“The Regulations do require certain buildings to have an emergency evacuation plan in place. For this plan to be effective the company should have a sufficient number of competent people in place that can perform the evacuation duties. It is therefore necessary to ensure that all the staff that is identified in the emergency plan receive more comprehensive training.
    Note: There must be a positive decision by top management that emergencies is a vital part of their loss control programme and it must receive continuous supervision and periodic re-assessment to ensure that it is in line with the company’s development plan.”
    I hope this helps.

  121. Olwen Erasmus

    Many, many thanks. This does help a great deal.

  122. Gideon van Der Merwe

    Insurers say that the water pressure is inadequate in Mtubatuba
    What size tanks and pumps are required per square metre for a commercial building?

  123. I have no way of knowing Gideon. I suggest you contact the water department of your local authority.

  124. Hi

    I would like to know what the maximum stacking height for flammable products, like paint would be in a retail hardware store without a sprinkler system.


  125. Does the law require you to have trained fire fighting teams (in a factory environment)?

  126. Dewald this is not covered in the NBR, but there are some comments that you will find if you read through them that mention similar matters.

  127. Nicky you need to check the Occupational Health and Safety Act, not the National Building Regulations. The NBR governs how the store should be built and what fire protection measures should be taken. If there are flammable products being stored then the storeroom will be categorized either high risk, moderate risk, or low risk storage (viz. J1, J2 or J3), and Part T of SANS 10400, Fire protection has very specific requirements in terms of safety distances, location and size allowed within any building. There are also specific requirements that relate to the provision of portable fire extinguishers (which are a must in these occupancies) – and when sprinkler systems are required.

  128. Hi Penny

    I have a Warehouse that is 9000m2 single storey, with Hydrants, fire hose reels, sprinklers and hand held fire extinguishers, all approved by ASIB, do I still need to install category M and a category L fire detection system as per SANS 10400-T:2011 Edition 3 ?

    The building was built + 20 years ago and the usage hasn’t changed since then.

  129. Hi
    Is it illegal to use firehoses as a means for water supply for other than a fire? e.g. Building construction/ repairs or cleaning?

  130. Barend Esterhuizen was good enough to answer your query. He says:
    “It is illegal to use or tamper with fire any protection equipment except as may be necessary during emergencies, maintenance, drills or prescribed testing. A person that fails to comply is guilty of an offence and liable to a fine or even imprisonment as prescribed in the Fire Brigade Services Act.”
    So the short answer is yes it is illegal!

  131. Dave, according to Barend Esterhuizen who is a fire protection expert: “The National Building Regulations (1981) require (in addition to fire hydrants, hose reels and fire extinguishers etc) fire detection in any building with a floor area of more than 5 000 m² (Category M and a category L system).
    “The Automatic sprinkler systems can also be used to operate the fire alarm system (Incorporated into the alarm system)
    “A rational design may be submitted to the local authority for approval.”

  132. Thank you for your prompt answer.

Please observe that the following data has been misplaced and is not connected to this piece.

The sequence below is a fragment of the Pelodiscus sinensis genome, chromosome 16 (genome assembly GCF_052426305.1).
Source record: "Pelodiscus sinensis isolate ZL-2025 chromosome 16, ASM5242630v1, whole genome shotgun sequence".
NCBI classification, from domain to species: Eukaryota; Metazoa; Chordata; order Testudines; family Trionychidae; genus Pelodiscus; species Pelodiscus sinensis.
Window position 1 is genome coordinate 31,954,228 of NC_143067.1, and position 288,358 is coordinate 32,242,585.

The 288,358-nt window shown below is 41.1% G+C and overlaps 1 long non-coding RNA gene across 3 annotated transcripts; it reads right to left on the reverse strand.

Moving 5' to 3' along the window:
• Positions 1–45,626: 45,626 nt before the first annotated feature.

133. Good afternoon. I have a tenant who says I need a firewall withing my house which goes to the ceiling. Could you enlighten me as to what eaxctly I should have as we bought the place as it stands. it is a three bed, two bath place with kitchen and lounge.


  134. Hi Guys

    I would just like to know what the law is regarding a pump house for our sprinkler system. Does it need to be tested on a regular basis, and who needs to test it?

  135. I want to make sure about 1 thging please. I am in ablock of flats, 7 floors. On each floor is a fire hose.Is it required by law that there are extinguisers for electrical fire as well on each floor ? If well , which clause states that. I am in a bit of a dispute here , and I want to quote it to the relevant parties.

  136. No Dean it doesn’t sound as if you do. Most “firewalls” are between the garage and house because of the danger of petrol or diesel – both of which are flammable.
    In Part T (Fire Protection) of SANS 10400, under 4.9 Partition walls and partitions, it states that all partition walls “a) shall have a nominal fire resistance of not less than 30 min and be non-combustible, or
    b) where combustible materials are present, shall not contribute a fire load of more than 5 kg/m2 of floor area in a division”
    “4.9.2 In any building classified as H3 or H4 [NB – H3 = domestic residence; H4 = dwelling house a) below, would be what we call a “firewall”, but this word – firewall – doesn’t appear in the regulations. There are tables in the regulations that specify the need for ALL walls to be fire resistant to certain specifications. An occupancy certificate would not have been granted for the house if it had not been built according to these regulations.]
    a) any separating element (wall and floor) between any garage that is not large enough to be classified as J4 and any habitable room shall have a fire resistance of not less than 30 min and the wall shall extend to the underside of the roof;
    b) any door between such garage and any such room shall have a fire resistance of not less than 30 min and such doorway shall require a threshold of not less than 10 mm; and.
    c) no combustible roof components shall penetrate the separating element dividing the space between the garage and the habitable room.”

  137. Firstly Rudolf, the regulations require a fire hose (hose reel) for every 500 sq m of every floor.
    4.37 Portable fire extinguishers